It’s been so long since I’ve seen the Manhattan skyline, I actually whip out my camera and start snapping blurry shots of it from the passenger seat of my aunt’s car.
“I’ve lived in Seattle for so many years, now I get to act like a tourist,” I joke, but my aunt appreciates the enthusiasm. It’s fun to see your city through the bright eyes of a visitor.
And I have to say, it’s unexpectedly fun to be that visitor. Since graduating from college I’d come to regard New York City as something of a pain in the ass – a very beautiful, culturally rich, greatest-city-in-the-world kind of pain in the ass, but a pain in the ass nonetheless.
As a girl I had this very naïve and sort of adorable fascination with Manhattan, largely informed by my 3rd grade social studies class and from watching Rhoda with my mom. I believed the New York Life office across from Friendly’s must be some kind of AAA for people who were planning to move to New York City, and I’d stare at it dreamily over my grape sherbet cone, imagining the day when I’d be all grown up and moving there myself.
I took my first trip to New York the following year with the Girl Scouts, and my dad bought me a plastic souvenir folding fan with different New York City landmarks. I spent much of the next day just lying on the couch, gazing lovingly at that fan, ever-so-slowly folding and unfolding it as I plotted my return.
In high school came the Broadway musical fascination. During the long months in between family or school trips into the city to see the actual shows, I’d immerse myself in cassette tape soundtracks and pore over old programs and back issues of The New Yorker trying to learn all the names and basic plotlines of all the plays. And I loved New York like a crush.
I’m not sure when this unbridled enthusiasm for the city faded, or why. Given the naivety and intensity of my New York fascination, I guess it’s fair to compare it to a tween crush on a boy band or Twilight actor or some such. Eventually, you grow up and get over it…or redirect that energy to a slightly more sophisticated crush.
Driving in now, seeing the starkly altered skyline after all these years, it’s inevitable that we start talking about 9/11. At the height of my New York geekitude, I adored those towers. But my aunt explains that they really weren’t all that iconic for her, or for anyone else who was around when they were being built. Everyone hated the design. A whole neighborhood was uprooted and obscured under its looming shadows. I’d never thought of it that way before.
A brief family visit in Brooklyn and a subway ride later, and I’m sinking into a cozy chair on the immaculately tranquil deck of the Hope Lodge, waiting for one of my dearest, sweetest, those-were-the-days-iest friends from college who’s here recovering from his latest bout with Hodgkin’s lymphoma. There’s a partial view of the Empire State Building from the deck. What the hell, I figure, and snap a few shots of that too.
“Are you tired of talking about it?” I ask him as we’re settling in together. He says he’s not. And over the course of the next few hours, he tells me all about these bizarre last few years.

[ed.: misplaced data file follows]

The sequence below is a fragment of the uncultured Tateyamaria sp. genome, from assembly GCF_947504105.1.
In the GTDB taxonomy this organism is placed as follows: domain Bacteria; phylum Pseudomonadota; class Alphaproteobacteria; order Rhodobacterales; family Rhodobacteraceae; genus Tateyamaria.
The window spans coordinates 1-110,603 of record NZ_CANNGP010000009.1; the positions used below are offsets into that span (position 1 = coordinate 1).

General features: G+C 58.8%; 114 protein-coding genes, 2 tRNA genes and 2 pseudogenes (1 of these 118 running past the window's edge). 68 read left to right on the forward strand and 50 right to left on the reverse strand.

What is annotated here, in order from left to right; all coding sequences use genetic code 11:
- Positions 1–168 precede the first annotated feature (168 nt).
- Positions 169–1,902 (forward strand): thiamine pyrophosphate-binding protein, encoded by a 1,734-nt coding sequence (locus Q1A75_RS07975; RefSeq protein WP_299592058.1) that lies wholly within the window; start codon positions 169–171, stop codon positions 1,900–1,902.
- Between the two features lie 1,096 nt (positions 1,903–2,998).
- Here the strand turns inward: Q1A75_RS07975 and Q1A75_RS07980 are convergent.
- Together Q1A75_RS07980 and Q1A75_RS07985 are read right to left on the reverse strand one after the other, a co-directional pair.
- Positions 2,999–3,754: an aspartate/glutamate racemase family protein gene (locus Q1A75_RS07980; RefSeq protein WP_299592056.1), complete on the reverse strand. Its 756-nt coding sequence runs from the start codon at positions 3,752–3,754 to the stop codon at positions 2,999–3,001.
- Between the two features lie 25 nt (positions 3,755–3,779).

Two more friends arrive, and just like that the band’s back together. We are unapologetically delighted to see each other. Hugs all around. Even with the graying hair and general older-ness, we all agree that each one of us looks exactly the same as we remember.
The last time the four of us were together was in 1997. Before that? All four of us? I’d have to say 1991, the fall after we’d graduated, convening in Princeton to say goodbye to the Austin-bound friend, and to say goodbye to each other one last time. We went to the good sub place and splashed around in a fountain, playing and laughing together like it was just another night with the deadbeat club.
In those days I loved all three of them with the same wide-eyed naivety, intensity and overall geekishness with which I’d once loved New York itself. I knew this was truly the end of the deadbeat club as we knew it, and I couldn’t bear to think of what lay beyond. I don’t think any of us could.
Now, here we are, half a lifetime later. Grown up. And you know what else? Happy about it. There’s a sense of peace and resolution here that we simply didn’t have in those days. We speak more slowly and thoughtfully. We listen more attentively. The conversation just flows. I feel like I could sit here with them for days on end, just letting all our stories from the past 21 years pour out slowly and trickle over each other.
When it’s time to say goodbye, I stand in the elevator hitting the Door Open button again and again because our conversation is still in full swing. Finally I let it close.
This might really be the last time I see any of these friends. Or not. But the impulse to cling to it desperately is gone, along with the impulse to gaze backward lovingly out the bus window at the receding Manhattan skyline. I lean back in the seat and close my eyes, eager to be back at my parents’ place with my kids.
I don’t need to cling to any of this, because it’s already here. New York – my city that’s not my city anymore; never really was my city in the first place except in my imagination. My friends and the sweet mythology of our time together. For all our collective anxiety about growing up, we could never have predicted any of the challenges we’ve faced or are still facing. Each one of us is stronger and more capable than we’d ever given ourselves credit for. And so are the friendships.
Things are changing, always, and we’re each on our own very different and rarely intersecting paths. But we still matter to each other. And we know now that we can always find our way back to each other when we need to.
“You look like a city
But you feel like religion to me” – Laura Nyro